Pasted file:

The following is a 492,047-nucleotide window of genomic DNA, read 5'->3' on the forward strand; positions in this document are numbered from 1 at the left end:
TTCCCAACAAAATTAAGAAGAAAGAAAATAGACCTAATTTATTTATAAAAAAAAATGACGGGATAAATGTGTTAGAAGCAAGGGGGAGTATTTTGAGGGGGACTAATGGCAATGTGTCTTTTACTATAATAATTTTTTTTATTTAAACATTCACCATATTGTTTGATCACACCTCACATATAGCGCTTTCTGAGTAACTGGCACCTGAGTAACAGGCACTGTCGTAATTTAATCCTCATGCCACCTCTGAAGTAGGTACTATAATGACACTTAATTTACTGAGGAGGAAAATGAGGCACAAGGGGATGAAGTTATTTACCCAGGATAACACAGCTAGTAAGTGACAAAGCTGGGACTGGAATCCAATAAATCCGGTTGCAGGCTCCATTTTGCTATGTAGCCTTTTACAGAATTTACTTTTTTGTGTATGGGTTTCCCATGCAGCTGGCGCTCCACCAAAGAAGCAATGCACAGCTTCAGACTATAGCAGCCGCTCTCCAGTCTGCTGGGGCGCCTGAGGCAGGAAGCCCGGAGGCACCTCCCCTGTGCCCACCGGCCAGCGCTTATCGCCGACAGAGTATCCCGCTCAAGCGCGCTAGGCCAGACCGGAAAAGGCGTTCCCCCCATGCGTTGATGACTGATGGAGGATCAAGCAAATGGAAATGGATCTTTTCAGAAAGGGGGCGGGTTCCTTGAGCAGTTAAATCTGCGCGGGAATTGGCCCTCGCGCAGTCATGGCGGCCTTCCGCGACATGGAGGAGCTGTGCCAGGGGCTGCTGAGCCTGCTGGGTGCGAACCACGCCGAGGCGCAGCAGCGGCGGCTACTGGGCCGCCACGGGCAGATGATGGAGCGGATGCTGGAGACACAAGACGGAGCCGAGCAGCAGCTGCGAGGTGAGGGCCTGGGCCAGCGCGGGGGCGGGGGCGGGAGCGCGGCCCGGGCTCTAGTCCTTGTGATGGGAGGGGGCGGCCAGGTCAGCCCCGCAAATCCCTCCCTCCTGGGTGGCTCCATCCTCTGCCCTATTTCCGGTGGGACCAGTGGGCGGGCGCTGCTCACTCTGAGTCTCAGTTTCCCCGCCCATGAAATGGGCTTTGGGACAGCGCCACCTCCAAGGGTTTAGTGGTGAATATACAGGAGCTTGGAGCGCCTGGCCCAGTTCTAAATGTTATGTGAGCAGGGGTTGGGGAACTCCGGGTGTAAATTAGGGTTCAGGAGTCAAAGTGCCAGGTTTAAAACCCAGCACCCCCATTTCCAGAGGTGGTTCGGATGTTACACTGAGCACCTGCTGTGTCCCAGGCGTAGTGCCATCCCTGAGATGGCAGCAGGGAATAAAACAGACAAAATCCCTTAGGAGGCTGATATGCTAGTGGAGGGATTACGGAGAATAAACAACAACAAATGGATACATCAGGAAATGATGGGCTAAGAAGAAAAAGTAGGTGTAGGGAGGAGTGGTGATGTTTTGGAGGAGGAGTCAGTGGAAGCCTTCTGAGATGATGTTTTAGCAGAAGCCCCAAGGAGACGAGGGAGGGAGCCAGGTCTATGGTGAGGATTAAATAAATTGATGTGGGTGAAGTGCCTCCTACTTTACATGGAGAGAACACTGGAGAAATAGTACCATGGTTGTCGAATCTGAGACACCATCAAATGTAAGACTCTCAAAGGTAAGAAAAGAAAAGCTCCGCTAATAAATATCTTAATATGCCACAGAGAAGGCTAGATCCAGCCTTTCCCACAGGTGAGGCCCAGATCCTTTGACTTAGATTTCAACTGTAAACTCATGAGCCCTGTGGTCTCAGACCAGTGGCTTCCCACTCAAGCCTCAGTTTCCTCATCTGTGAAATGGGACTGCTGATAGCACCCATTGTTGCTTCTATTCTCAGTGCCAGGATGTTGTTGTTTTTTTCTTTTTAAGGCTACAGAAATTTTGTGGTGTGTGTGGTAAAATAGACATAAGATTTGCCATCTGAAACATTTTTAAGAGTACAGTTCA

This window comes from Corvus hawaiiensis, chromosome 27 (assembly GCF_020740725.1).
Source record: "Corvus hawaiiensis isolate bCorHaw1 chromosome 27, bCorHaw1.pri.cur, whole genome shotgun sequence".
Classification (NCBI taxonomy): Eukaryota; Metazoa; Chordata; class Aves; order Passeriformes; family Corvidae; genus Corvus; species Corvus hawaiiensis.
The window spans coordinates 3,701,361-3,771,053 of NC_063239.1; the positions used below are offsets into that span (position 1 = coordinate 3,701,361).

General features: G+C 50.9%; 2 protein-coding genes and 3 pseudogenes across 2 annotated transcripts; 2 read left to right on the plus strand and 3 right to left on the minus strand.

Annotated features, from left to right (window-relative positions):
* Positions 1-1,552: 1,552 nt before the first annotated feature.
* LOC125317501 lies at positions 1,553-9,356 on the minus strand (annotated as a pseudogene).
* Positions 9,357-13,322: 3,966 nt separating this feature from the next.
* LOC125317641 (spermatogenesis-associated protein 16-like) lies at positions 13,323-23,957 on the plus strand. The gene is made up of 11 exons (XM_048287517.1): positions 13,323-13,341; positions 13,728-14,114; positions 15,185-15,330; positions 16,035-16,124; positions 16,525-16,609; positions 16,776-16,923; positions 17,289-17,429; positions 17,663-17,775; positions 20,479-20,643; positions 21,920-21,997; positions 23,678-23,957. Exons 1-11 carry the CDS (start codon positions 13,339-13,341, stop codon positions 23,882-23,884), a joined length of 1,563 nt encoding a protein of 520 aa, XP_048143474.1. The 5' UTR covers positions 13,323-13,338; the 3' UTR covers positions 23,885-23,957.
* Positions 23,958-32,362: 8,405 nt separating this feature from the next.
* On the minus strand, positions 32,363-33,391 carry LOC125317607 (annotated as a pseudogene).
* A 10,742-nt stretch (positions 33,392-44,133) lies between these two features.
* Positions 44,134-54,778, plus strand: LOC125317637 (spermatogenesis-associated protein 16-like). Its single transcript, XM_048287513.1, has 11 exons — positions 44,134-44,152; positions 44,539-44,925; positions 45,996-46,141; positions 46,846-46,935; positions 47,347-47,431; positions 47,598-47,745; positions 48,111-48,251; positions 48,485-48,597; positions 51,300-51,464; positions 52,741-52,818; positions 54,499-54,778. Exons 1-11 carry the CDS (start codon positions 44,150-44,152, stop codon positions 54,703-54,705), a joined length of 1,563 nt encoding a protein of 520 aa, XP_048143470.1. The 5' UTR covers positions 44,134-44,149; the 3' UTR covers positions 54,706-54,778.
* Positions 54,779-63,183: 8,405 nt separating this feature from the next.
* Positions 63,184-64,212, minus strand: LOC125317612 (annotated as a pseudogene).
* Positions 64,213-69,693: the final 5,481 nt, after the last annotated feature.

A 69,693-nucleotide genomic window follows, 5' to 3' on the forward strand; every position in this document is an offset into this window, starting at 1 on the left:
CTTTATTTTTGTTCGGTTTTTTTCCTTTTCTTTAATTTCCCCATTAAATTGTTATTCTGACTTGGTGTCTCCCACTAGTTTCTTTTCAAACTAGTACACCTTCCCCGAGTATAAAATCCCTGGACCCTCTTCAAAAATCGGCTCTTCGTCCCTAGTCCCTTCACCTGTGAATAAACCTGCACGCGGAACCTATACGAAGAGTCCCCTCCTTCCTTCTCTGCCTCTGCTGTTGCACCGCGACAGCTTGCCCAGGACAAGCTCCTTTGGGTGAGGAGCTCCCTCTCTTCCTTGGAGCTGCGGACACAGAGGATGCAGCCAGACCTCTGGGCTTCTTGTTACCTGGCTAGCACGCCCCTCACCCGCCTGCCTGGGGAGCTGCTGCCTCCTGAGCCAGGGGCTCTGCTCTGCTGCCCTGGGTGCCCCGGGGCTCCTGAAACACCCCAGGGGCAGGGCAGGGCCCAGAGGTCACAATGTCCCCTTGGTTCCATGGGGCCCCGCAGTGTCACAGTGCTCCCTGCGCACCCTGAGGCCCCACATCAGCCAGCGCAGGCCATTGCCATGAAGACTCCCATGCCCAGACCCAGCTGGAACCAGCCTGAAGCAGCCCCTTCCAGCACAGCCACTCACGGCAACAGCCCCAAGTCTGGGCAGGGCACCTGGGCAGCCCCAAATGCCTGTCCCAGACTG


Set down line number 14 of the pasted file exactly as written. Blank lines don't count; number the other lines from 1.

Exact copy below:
* On the minus strand, positions 32,363-33,391 carry LOC125317607 (annotated as a pseudogene).